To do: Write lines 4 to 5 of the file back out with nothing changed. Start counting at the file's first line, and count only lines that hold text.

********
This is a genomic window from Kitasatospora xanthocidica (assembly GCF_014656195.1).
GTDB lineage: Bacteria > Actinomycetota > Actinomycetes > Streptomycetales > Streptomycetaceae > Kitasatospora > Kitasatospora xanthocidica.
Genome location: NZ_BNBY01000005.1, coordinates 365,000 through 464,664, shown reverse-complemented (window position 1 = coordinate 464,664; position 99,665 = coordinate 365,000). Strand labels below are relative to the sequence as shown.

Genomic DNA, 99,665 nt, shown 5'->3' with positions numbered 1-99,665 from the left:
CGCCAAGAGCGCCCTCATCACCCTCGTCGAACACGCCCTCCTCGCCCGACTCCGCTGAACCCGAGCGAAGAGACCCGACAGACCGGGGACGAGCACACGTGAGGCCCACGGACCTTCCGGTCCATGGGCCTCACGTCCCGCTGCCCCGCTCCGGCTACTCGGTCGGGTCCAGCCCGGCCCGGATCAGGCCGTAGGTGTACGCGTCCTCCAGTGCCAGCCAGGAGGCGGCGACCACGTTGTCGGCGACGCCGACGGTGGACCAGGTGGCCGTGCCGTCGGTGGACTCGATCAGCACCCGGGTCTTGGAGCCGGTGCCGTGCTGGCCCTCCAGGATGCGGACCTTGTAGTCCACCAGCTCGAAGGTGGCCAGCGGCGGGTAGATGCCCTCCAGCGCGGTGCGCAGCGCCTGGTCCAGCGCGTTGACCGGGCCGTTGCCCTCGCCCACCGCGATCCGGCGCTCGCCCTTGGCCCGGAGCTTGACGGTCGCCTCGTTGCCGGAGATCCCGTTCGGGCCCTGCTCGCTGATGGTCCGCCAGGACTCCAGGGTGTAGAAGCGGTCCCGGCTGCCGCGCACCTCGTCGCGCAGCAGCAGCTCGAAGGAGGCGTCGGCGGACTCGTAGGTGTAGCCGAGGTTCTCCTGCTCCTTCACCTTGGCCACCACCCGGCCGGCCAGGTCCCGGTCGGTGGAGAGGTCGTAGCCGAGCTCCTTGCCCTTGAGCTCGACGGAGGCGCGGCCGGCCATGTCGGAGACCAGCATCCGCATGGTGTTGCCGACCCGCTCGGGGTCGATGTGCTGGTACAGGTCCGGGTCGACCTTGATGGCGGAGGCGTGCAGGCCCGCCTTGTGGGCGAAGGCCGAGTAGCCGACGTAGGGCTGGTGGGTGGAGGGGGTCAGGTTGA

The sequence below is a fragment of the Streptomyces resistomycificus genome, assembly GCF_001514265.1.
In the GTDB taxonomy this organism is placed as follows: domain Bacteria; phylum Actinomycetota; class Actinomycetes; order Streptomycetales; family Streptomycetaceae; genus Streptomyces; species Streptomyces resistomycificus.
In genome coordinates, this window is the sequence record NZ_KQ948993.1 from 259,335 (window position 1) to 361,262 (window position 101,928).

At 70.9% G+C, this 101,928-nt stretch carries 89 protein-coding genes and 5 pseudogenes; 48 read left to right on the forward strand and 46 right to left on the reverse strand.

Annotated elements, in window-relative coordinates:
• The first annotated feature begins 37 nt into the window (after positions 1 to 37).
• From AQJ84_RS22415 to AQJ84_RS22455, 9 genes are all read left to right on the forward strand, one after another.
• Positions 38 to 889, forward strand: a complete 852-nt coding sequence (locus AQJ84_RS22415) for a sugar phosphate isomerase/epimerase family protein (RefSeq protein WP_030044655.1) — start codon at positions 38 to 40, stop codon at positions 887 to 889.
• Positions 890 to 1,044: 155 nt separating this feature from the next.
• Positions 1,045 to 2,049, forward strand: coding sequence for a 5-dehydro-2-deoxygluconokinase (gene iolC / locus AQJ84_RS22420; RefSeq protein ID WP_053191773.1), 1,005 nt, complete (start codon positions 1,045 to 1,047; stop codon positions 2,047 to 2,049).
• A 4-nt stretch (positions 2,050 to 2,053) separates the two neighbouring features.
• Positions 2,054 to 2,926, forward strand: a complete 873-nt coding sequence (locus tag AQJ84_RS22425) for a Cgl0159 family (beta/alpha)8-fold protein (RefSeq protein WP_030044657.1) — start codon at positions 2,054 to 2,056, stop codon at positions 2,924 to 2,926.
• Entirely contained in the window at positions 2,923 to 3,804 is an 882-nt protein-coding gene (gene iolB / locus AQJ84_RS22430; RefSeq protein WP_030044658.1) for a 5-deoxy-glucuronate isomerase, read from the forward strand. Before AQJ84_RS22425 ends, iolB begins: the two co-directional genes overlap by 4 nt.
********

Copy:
Genomic DNA, 99,665 nt, shown 5'->3' with positions numbered 1-99,665 from the left:
CGCCAAGAGCGCCCTCATCACCCTCGTCGAACACGCCCTCCTCGCCCGACTCCGCTGAACCCGAGCGAAGAGACCCGACAGACCGGGGACGAGCACACGTGAGGCCCACGGACCTTCCGGTCCATGGGCCTCACGTCCCGCTGCCCCGCTCCGGCTACTCGGTCGGGTCCAGCCCGGCCCGGATCAGGCCGTAGGTGTACGCGTCCTCCAGTGCCAGCCAGGAGGCGGCGACCACGTTGTCGGCGACGCCGACGGTGGACCAGGTGGCCGTGCCGTCGGTGGACTCGATCAGCACCCGGGTCTTGGAGCCGGTGCCGTGCTGGCCCTCCAGGATGCGGACCTTGTAGTCCACCAGCTCGAAGGTGGCCAGCGGCGGGTAGATGCCCTCCAGCGCGGTGCGCAGCGCCTGGTCCAGCGCGTTGACCGGGCCGTTGCCCTCGCCCACCGCGATCCGGCGCTCGCCCTTGGCCCGGAGCTTGACGGTCGCCTCGTTGCCGGAGATCCCGTTCGGGCCCTGCTCGCTGATGGTCCGCCAGGACTCCAGGGTGTAGAAGCGGTCCCGGCTGCCGCGCACCTCGTCGCGCAGCAGCAGCTCGAAGGAGGCGTCGGCGGACTCGTAGGTGTAGCCGAGGTTCTCCTGCTCCTTCACCTTGGCCACCACCCGGCCGGCCAGGTCCCGGTCGGTGGAGAGGTCGTAGCCGAGCTCCTTGCCCTTGAGCTCGACGGAGGCGCGGCCGGCCATGTCGGAGACCAGCATCCGCATGGTGTTGCCGACCCGCTCGGGGTCGATGTGCTGGTACAGGTCCGGGTCGACCTTGATGGCGGAGGCGTGCAGGCCCGCCTTGTGGGCGAAGGCCGAGTAGCCGACGTAGGGCTGGTGGGTGGAGGGGGTCAGGTTGA